Thursday, April 19, 2007

The Grand Piano Notes / Robert Bolaño

A Fuselage

Ron Silliman’s entry in the second booklet of The Grand Piano points to the Selective Service for the reason he end’d up (again, after an brief earlier period—1966-67—“literally in the Haight” where across the street “the Grateful Dead & other bands played every single afternoon from a makeshift stage”) in San Francisco in 1972. The machinations of the Selective Service boards provide a grim “ground” against which Silliman draws himself as an almost equally grim “figure”—relating how he eventually gain’d conscientious objector status and approval to do unpaid work with the Committee for Prisoner Humanity and Justice, advocating for prisoner rights. (The stories of the charades of presenting the draft board with various alternative service “choices” remind me of reading the infamous Selective Service document titled “Channeling” that’d come to light around that period—and’d been promptly revoked, declassify’d. It admitted to using the threat of the draft—one unforgettable phrase being “the club of induction”—to “channel” young men into jobs “in the national interest.”)

Silliman’s figure seems almost novelistic: the draft board’s Kafkaesque procedures, the horrors of prison work (reporting to a roommate how “one of our clients was beheaded with a fluorescent lightbulb today”), a crummy night job, aimless lonely Saturdays seeing Kenneth Anger films at the San Francisco Art Institute, an inability to “get” poetry readings. He writes of meeting Ronald Johnson, and seeing Johnson’s “working copy of Milton’s Paradise Lost with thick black lines crossing out the words as it transformed into Radi Os” only to sense what Silliman calls “the enormous gulf between our superficially similar aesthetic commitments.” (Which, as we know little to nothing of Silliman’s aesthetics, makes for as oddly Huysmans moment—everything disgusts our character Ron Silliman, everything—even what should bring joy, all of it, damnable, dire, askew.) Into which, as at chapter end of all tediously serialized novels, a little light shines. At a reading with Barrett Watten (“for the next two years, the only other readings I could get were with Barrett”—is that unintentionally funny?) something, one assumes, momentous occurs: “It was at that event that [Kathy] Acker first handed me a copy of a self-published chapter of her serial novel, I Dreamt I Was a Nymphomaniac: Imagining. Luckily, Carla Harryman—wittingly?—begins her episode puncturing the portent: “I never dreamt that I was a nymphomaniac but ‘I absolutely loved to fuck.’”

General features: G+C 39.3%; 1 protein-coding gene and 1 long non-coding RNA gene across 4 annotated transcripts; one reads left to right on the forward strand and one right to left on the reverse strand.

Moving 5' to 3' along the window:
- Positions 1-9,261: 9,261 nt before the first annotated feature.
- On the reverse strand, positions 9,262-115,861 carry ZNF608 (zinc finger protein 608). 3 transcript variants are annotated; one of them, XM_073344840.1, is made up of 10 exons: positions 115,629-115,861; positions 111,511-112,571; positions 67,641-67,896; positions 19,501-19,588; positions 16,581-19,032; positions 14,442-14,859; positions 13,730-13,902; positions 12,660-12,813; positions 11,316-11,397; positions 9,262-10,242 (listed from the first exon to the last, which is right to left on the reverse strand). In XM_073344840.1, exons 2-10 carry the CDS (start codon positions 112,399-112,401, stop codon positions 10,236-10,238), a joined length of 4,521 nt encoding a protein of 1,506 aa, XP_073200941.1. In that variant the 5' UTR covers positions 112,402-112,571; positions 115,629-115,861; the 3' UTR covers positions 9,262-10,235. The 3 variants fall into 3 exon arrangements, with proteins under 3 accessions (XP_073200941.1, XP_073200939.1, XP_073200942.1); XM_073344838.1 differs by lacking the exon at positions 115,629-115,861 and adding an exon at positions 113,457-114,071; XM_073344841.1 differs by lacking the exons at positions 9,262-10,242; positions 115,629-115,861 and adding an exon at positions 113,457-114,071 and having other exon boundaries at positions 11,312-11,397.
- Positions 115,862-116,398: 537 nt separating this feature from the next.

Wherein I digress’d—sought solace in long slaking draughts of reading Roberto Bolaño’s The Savage Detectives. The Bolaño who somewhere hint’d that reading’s probably of more import than writing. Something like that. The Bolaño who wrote (in a story call’d “Enrique Martín,” in Last Evenings on Earth (New Directions, 2006), translated by Chris Andrews):
A poet can endure anything. Which amounts to saying a human being can endure anything. But that’s not true: there are obviously limits to what a human being can endure. Really endure. A poet, on the other hand can endure anything. We grew up with this conviction. The opening assertion is true, but that way lie ruin, madness, and death.
Which no norteamericano poet with any modicum of conscience could write. Bolaño (b. 1953) was initially a poet (early work collect’d in Los Perros Románticos: Poemas 1980-1998, [PDF] being The Romantic Dogs) and wrote a lengthy narrative poem titled La Universidad Desconocida (roughly, The Unknown University), un-translated into English. Thinking—a silly thing to do—about Bolaño against the heroics and complaints of the Language boys in The Grand Piano. The ooze of self-satisfaction. Bolaño’s bountiful humor (against temptations of earnestness, or its twin, self-pity): in The Savage Dectectives, a poet saying, “Poetry is more than enough for me, though sooner or later I’m bound to commit the vulgarity of writing fiction.”

Robert Bolaño, 1953-2003